United States

'Virus is not going to rest,' Osterholm says

The coronavirus won't be loosening its grip on the United States anytime soon, infectious disease experts said Sunday. They are also uncertain how the viral spread will be affected by the patchwork of states reopening businesses and by large events like protests and President Donald Trump's upcoming campaign rallies. "This virus is not going to rest" until it infects about 60 to 70% of the population, Michael Osterholm, director of the Center for Infectious Disease Research and Policy at the University of Minnesota, said on Fox. Joseph Fair, a virologist and epidemiologist who recently recovered from a serious bout of COVID-19, echoed that view on NBC. "Once it gets so ingrained in the population, there's not a point where we can come back from that other than having a vaccine in place," said Fair, who is a medical contributor to NBC News.


Tehran: Highest daily death toll in 2 months

Iran suffered its biggest daily death toll from the coronavirus since April 13, when the country first started to relax lockdown measures and reopen its economy, state TV reported. So far, a total of 187,427 people have been infected with the disease and 8,837 have died, a Health Ministry spokeswoman said in a televised statement, adding that 107 deaths had been recorded in the past 24 hours, the highest number in nine weeks.


Government fears second wave of virus

Fears of a second wave of coronavirus infections struck China's capital city as a new cluster was discovered over the weekend, centered around a massive seafood, meat and produce market in the southern Fengtai district of Beijing. Beijing's health authorities reported six confirmed cases Saturday and 36 new cases Sunday, with an additional eight cases reported late Sunday. All were locally transmitted infections, breaking a monthslong trend of China reporting mostly imported COVID-19 cases while the domestic transmission seemed to be largely under control.

Washington, D.C.

How accurate are the virus tests being used?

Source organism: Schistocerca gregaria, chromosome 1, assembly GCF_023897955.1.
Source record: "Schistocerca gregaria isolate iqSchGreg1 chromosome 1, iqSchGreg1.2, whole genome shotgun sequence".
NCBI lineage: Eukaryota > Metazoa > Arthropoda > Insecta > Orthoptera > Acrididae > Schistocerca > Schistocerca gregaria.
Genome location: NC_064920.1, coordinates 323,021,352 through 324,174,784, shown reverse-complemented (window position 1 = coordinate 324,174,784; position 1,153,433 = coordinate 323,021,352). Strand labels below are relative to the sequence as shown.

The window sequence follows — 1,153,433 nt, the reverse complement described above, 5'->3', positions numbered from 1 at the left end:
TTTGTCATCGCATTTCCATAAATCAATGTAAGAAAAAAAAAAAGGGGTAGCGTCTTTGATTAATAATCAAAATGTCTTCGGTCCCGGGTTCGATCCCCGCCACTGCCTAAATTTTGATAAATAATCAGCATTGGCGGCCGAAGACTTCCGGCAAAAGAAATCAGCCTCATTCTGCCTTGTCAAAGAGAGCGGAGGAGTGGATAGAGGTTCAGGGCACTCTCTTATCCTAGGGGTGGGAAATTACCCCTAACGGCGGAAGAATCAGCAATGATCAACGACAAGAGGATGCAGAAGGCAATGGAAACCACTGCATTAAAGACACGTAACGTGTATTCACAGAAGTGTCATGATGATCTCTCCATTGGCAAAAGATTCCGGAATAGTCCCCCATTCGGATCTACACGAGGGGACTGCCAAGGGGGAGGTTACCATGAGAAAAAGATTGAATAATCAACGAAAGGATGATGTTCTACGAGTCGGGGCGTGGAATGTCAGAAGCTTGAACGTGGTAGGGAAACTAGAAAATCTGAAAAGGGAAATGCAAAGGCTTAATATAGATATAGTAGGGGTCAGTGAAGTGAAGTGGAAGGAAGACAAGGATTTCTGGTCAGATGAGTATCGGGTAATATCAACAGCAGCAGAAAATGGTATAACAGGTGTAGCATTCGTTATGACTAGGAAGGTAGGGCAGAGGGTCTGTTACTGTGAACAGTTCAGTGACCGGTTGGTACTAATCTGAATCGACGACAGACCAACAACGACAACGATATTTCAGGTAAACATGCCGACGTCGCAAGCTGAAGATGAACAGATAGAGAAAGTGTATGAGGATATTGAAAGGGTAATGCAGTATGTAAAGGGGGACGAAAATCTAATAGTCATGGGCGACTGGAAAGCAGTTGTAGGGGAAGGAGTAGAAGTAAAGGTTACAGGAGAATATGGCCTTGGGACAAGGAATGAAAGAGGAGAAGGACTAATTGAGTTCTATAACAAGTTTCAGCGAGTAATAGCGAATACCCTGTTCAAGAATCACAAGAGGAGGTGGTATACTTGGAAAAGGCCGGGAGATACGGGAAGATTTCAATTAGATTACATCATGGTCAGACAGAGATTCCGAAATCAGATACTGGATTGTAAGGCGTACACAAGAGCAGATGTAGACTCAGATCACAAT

Months into the outbreak, no one really knows how well many of the screening tests work, and experts at top medical centers say it is time to do the studies to find out. When the new virus began spreading, the Food and Drug Administration used its emergency powers to OK scores of quickly devised tests, based mainly on a small number of lab studies showing they could successfully detect the virus. That's very different from the large patient studies that can take weeks or months, which experts say are needed to provide a true sense of testing accuracy.


Putin chides U.S. for 'political' virus response

President Vladimir Putin said Russia is emerging "confidently" from the coronavirus crisis, drawing a contrast with the United States, where he suggested Donald Trump's efforts to tackle the pandemic have been hamstrung by political bickering. In an interview with state TV, Putin said Russia has suffered "minimal losses" from the virus and praised the government for working in a coordinated fashion "as a single team." Protests sweeping the U.S. are a sign of "deep internal crises," he said. Putin said it would be hard to imagine a situation in Russia where regional governors ignored his instructions. In the U.S., some states have defied guidance from the White House in dealing with the deadly virus.

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